I’m three weeks into a new 30 day challenge: no iPhone. When I got a Nexus One in December, I spent a few weeks carrying both phones around in the pockets of my jeans. It took a little while to adapt to Android, but I’m very happy with my Nexus One and I don’t plan to go back to the iPhone. Both the iPhone and Android are great operating systems, but it’s important to me that I can write or run the applications I choose on my phone.
The best way I can describe the transition is to read this article by Jason Kincaid and this article by Danny Sullivan. Danny contends that the iPhone is better, mentioning that after “literally an hour or less of playing with my wife’s iPhone” he was an iPhone convert.
I think both Danny and Jason are right in some ways. Like Danny, it only took me a couple hours of playing with my wife’s iPhone before I knew that I had to have one. In a post that I wrote in 2007 but never published, I said “I think the iPhone is going to be a monster hit.” And it was. But here’s the thing: I was comparing the iPhone to my previous phone, which was an LG enV. That was like comparing a Ferrari to a old station wagon.
If you’re coming from a feature phone (or almost any type of phone other than an iPhone 3GS), you’ll probably love Android right away. But if you’re already an iPhone power user? Well, you’ve learned how things work on an iPhone. Maybe you have your music in iTunes, and you’ve already built up a list of favorite apps. That makes switching to a different make of phone much harder. Jason Kincaid describes it well: “Imagine if you took a longtime Windows user and sat them in front of a Mac for a couple days.” Things seem weird and different in arbitrary ways, like the power button is on the other side of the phone. But those things fade away after a few days of using Android, and you’re left with a powerful platform that feels like it’s under your control.
Do I still miss a few things on the iPhone? Absolutely. For example, the iPhone makes it easy to take a snapshot of the screen — just press the power and home button at the same time. The iPhone fits 20 apps on the home screen instead of 16 on the Nexus One. I use a password for my phone, and the iPhone has a setting that says “If you’ve used the phone in the last N hours, don’t lock the phone,” while the Nexus One needs me to unlock it each time I wake it up. I prefer the default ringtones on the iPhone. I preferred the iPhone’s finance app for the news sources it showed.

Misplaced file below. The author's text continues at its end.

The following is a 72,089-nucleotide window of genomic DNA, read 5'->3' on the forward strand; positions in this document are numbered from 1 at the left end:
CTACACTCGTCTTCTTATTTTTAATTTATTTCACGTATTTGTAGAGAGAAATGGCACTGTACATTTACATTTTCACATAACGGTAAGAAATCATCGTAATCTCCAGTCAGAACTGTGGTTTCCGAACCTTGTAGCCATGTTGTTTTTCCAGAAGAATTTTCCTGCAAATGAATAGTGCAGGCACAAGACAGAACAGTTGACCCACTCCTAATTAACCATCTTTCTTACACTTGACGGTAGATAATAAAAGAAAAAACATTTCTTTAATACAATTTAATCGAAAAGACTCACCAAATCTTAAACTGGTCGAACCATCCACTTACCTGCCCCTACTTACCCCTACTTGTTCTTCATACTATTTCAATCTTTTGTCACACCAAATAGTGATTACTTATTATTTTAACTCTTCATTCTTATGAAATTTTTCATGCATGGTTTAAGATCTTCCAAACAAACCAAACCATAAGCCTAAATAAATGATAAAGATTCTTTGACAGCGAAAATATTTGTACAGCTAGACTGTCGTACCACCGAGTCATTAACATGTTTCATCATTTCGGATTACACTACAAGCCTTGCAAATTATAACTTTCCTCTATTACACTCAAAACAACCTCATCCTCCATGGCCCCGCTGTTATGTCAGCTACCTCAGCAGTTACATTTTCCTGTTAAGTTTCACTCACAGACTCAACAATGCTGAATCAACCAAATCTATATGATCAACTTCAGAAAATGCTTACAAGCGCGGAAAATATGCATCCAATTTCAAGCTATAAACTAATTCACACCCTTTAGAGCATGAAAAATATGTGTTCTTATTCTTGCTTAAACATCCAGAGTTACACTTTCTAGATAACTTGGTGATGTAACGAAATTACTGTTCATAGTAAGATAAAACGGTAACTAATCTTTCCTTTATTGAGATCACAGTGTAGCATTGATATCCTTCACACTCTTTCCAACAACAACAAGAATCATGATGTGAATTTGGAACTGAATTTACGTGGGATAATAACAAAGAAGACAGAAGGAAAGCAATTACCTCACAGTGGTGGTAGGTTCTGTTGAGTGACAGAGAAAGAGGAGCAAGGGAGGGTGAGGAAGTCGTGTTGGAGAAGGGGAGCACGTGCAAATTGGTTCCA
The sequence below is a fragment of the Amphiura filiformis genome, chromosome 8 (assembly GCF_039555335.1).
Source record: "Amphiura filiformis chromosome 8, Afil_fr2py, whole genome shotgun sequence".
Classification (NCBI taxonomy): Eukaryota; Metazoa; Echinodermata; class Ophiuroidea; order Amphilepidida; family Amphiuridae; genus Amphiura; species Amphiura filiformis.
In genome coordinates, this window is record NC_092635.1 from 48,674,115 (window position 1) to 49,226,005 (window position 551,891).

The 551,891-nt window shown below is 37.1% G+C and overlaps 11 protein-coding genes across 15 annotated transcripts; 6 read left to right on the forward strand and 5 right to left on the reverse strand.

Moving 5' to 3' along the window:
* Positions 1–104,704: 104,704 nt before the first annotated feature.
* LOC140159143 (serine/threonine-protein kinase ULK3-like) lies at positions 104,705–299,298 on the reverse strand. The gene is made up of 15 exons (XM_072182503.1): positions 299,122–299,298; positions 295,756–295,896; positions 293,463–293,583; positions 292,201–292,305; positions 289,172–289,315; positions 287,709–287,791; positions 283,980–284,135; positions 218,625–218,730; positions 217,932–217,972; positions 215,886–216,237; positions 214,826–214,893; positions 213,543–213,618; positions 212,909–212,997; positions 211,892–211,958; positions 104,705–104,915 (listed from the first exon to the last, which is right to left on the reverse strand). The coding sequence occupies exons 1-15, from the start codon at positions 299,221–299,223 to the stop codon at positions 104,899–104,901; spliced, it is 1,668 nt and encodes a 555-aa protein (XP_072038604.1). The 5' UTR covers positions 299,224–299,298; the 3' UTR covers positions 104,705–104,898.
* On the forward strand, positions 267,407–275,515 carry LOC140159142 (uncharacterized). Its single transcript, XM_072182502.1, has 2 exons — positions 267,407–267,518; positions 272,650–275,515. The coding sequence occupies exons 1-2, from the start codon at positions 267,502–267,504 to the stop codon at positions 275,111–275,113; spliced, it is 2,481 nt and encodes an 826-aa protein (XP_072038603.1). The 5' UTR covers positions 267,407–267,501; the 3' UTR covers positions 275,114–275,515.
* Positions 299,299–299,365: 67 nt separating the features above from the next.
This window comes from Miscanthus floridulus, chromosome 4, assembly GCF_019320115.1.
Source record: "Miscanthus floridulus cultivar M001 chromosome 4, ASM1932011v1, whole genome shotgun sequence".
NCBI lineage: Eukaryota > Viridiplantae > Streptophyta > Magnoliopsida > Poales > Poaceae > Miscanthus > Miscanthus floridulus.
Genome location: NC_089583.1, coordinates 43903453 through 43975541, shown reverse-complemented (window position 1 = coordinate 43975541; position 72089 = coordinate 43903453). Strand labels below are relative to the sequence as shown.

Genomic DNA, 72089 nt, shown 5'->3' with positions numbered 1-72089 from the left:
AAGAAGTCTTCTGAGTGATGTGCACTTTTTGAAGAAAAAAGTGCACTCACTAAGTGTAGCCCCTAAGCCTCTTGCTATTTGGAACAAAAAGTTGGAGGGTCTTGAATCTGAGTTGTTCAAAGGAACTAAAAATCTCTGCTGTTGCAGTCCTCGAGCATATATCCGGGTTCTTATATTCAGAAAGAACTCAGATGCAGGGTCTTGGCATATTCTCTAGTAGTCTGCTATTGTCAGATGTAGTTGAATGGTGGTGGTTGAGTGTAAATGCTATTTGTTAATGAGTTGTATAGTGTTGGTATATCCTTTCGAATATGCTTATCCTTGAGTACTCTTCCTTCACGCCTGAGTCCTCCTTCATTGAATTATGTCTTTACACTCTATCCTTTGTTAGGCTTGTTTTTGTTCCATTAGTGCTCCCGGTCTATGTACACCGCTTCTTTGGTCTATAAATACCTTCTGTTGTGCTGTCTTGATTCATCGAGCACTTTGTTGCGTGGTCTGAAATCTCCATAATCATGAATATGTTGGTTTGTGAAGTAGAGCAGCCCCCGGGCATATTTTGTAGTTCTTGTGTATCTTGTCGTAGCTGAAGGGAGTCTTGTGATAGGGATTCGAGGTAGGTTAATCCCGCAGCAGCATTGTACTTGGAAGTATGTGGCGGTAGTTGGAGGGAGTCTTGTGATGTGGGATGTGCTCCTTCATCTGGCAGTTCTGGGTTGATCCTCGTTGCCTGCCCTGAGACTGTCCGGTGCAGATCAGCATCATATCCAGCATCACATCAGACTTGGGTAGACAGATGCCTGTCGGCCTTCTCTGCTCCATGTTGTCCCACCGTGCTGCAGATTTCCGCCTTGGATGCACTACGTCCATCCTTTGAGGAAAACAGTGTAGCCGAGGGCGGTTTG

But the Nexus One outshines the iPhone in other ways. Voice recognition built into every text box. Google Voice. And judging from the jitter in Google Sky Map vs. the iPhone Yelp
Monacle Monocle, I think the sensors in the Nexus One are a little more robust. Once you use the high-resolution screen on the Nexus One, it’s hard to go back to the iPhone (and the screen on the Droid is very nice too). And I love kicking off a podcast in Listen and then multitasking in a web browser.
The iPhone is praised (rightly so) for its fit-and-finish. But glitches happen on the iPhone too. I went back to check on something a few weeks ago and the iPhone browser kept dying and kicking me back out to the home screen. Overall, I would still rate the iPhone higher on fit and finish, and the iPhone is simpler for a non-tech-savvy person to understand. But polish and simplicity aren’t the most important things to me as a phone user. I want maximum functionality, and the velocity of Android in that area has been staggering. Going from the G1 to the Nexus One in about a year is amazing. I can’t wait to see what new things show up in Android.
Ultimately though, what matters the most to me is control. I have a simple rule of thumb, which is that I don’t put data somewhere that I can’t get it back. That’s the reason that I didn’t buy songs in iTunes, purchase ebooks for the Amazon Kindle, or really log into Facebook at all. It’s also the reason that I recently switched my computer from Microsoft Windows to Ubuntu Linux. With Android, I feel like I have more control. It’s pretty easy to write your own programs for free. My contacts and calendar and email are sync’ed with Google, which lets me easily export that data. I can put widgets or folders or whatever I want on my phone’s home screen. And yes, I could install an app to wobble pictures if I wanted to. Why? Because phones are increasingly mini-computers with a phone attached, and I should be allowed to run the programs I want on my own computer.
I could ramble on about the iPhone compared the Nexus One (both really are great phones in different ways), but I’ll wrap up this post. But my 30 days with no iPhone is going so well that last week I started a new 30 day challenge. My new 30 day challenge is reducing my sugar consumption. I won’t be able to get to 0% sugar (even A1 steak sauce has sugar as an ingredient?!?), but I’m trying to stop eating sugar, candy, Splenda, and anything with sugar as a primary ingredient, even (sob) yogurt. You have to understand, I love yogurt. Wish me luck: only 27 more days to go. Sigh.